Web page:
A new study published by the Centers for Disease Control and Prevention (CDC) supposedly shows that wearing a face mask in public places dramatically reduces your risk of catching COVID-19. The CDC summed up the results in a widely shared graphic that says wearing a cloth mask “lowered the odds of testing positive” by 56 percent, while the risk reduction was 66 percent for surgical masks and 83 percent for N95 or KN95 respirators.
If you read the tiny footnotes, you will see that the result for cloth masks was not statistically significant. So even on its face, this study, which was published in the CDC’s Morbidity and Mortality Weekly Report on Friday, did not validate the protective effect of the most commonly used face coverings—a striking fact that the authors do not mention until the end of the sixth paragraph. And once you delve into the details of the study, it becomes clear that the results for surgical masks and N95s, while statistically significant, do not actually demonstrate a cause-and-effect relationship, contrary to the way the CDC is framing them.
That framing is part of a broader pattern. In 2020, the CDC went from dismissing the value of general mask wearing to describing it as “the most important, powerful public health tool we have.” In September 2020, then–CDC Director Robert Redfield asserted, without any evidence, that masks were more effective at preventing infection than vaccines would prove to be. Even before the spread of the highly contagious omicron variant, Redfield’s successor, Rochelle Walensky, implied the same thing, exaggerating the evidence supporting mask use in a way that made vaccination seem inferior.
The CDC consistently bends over backward to validate its recommendation that everyone, including children as young as 2, wear masks. It is thereby undermining its already damaged credibility by distorting what we actually know. In this case, the CDC is asserting a causal relationship without considering alternative explanations for the results it is touting.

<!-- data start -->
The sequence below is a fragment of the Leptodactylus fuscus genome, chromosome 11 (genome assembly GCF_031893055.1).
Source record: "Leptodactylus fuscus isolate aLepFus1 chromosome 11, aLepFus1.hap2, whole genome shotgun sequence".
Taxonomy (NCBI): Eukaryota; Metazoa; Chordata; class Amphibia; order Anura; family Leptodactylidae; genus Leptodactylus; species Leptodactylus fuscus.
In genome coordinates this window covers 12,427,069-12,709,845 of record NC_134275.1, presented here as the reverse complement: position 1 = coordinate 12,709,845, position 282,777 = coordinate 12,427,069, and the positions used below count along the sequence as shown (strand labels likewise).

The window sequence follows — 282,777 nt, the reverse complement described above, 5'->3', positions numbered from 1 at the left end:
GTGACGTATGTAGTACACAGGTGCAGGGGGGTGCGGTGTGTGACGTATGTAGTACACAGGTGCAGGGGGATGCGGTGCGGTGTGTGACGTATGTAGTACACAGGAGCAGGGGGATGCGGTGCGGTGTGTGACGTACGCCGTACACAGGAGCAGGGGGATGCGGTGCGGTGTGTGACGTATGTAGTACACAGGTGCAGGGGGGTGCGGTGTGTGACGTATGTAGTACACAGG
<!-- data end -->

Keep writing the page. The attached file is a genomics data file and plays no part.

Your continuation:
The researchers identified 1,528 California residents who tested positive for COVID-19 between February 18 and December 1, 2021, then matched them to 1,511 California residents who tested negative. The “controls” were similar to the “cases” in terms of age group, sex, and the region of California where they lived but were not necessarily similar in other ways that could affect the odds of testing positive. That crucial point by itself means it is impossible to say whether masking accounts for the differences highlighted by the CDC.
The mask analysis was limited to 652 cases and 1,176 controls who “self-reported being in indoor public settings during the 2 weeks preceding testing and who reported no known contact with anyone with confirmed or suspected SARS-CoV-2 infection during this time.” Overall, the subjects who said they “always” wore masks in indoor public settings were 56 percent less likely to have tested positive than the subjects who said they “never” wore masks. The comparison presented in the CDC’s graphic is based on a subgroup of 534 subjects who “specified the type of face covering they typically used.”
It seems obvious that people who “always” wear masks in indoor public places are more COVID-cautious than people who “never” do. While the researchers adjusted for vaccination, which unsurprisingly was more common among people who had tested negative, they “did not account for other preventive behaviors that could influence risk for acquiring infection.” If mask wearers tend to avoid crowded spaces, spend less time indoors with strangers, and/or are more likely to keep their distance from other people—all of which are plausible—those precautions could partly or fully explain the differences that the CDC attributes to masking.